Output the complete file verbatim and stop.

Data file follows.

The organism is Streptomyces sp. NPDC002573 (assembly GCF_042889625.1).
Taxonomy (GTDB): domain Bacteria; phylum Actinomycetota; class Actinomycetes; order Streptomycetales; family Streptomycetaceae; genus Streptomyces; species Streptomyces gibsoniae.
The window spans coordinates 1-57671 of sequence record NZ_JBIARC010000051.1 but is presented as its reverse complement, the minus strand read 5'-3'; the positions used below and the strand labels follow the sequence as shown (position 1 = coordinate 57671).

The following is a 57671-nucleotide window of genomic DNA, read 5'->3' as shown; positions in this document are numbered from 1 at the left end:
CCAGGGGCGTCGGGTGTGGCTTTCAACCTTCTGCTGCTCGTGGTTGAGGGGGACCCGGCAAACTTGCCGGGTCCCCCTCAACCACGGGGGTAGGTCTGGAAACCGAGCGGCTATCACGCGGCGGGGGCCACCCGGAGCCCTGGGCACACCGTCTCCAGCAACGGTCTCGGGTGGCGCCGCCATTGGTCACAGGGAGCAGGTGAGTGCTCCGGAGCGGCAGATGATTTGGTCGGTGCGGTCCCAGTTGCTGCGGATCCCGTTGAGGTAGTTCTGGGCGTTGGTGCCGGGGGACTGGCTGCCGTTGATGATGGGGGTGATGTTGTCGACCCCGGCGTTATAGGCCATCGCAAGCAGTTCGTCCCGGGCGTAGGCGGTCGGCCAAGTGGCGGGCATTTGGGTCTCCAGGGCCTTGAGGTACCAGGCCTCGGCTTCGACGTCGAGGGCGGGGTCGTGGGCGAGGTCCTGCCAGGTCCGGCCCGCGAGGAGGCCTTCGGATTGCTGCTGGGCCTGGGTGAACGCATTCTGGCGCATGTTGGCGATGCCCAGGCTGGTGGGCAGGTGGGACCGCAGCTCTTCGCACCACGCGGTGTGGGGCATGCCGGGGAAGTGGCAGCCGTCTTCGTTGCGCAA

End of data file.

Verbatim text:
The organism is Streptomyces sp. NPDC002573 (assembly GCF_042889625.1).
Taxonomy (GTDB): domain Bacteria; phylum Actinomycetota; class Actinomycetes; order Streptomycetales; family Streptomycetaceae; genus Streptomyces; species Streptomyces gibsoniae.
The window spans coordinates 1-57671 of sequence record NZ_JBIARC010000051.1 but is presented as its reverse complement, the minus strand read 5'-3'; the positions used below and the strand labels follow the sequence as shown (position 1 = coordinate 57671).

The following is a 57671-nucleotide window of genomic DNA, read 5'->3' as shown; positions in this document are numbered from 1 at the left end:
CCAGGGGCGTCGGGTGTGGCTTTCAACCTTCTGCTGCTCGTGGTTGAGGGGGACCCGGCAAACTTGCCGGGTCCCCCTCAACCACGGGGGTAGGTCTGGAAACCGAGCGGCTATCACGCGGCGGGGGCCACCCGGAGCCCTGGGCACACCGTCTCCAGCAACGGTCTCGGGTGGCGCCGCCATTGGTCACAGGGAGCAGGTGAGTGCTCCGGAGCGGCAGATGATTTGGTCGGTGCGGTCCCAGTTGCTGCGGATCCCGTTGAGGTAGTTCTGGGCGTTGGTGCCGGGGGACTGGCTGCCGTTGATGATGGGGGTGATGTTGTCGACCCCGGCGTTATAGGCCATCGCAAGCAGTTCGTCCCGGGCGTAGGCGGTCGGCCAAGTGGCGGGCATTTGGGTCTCCAGGGCCTTGAGGTACCAGGCCTCGGCTTCGACGTCGAGGGCGGGGTCGTGGGCGAGGTCCTGCCAGGTCCGGCCCGCGAGGAGGCCTTCGGATTGCTGCTGGGCCTGGGTGAACGCATTCTGGCGCATGTTGGCGATGCCCAGGCTGGTGGGCAGGTGGGACCGCAGCTCTTCGCACCACGCGGTGTGGGGCATGCCGGGGAAGTGGCAGCCGTCTTCGTTGCGCAA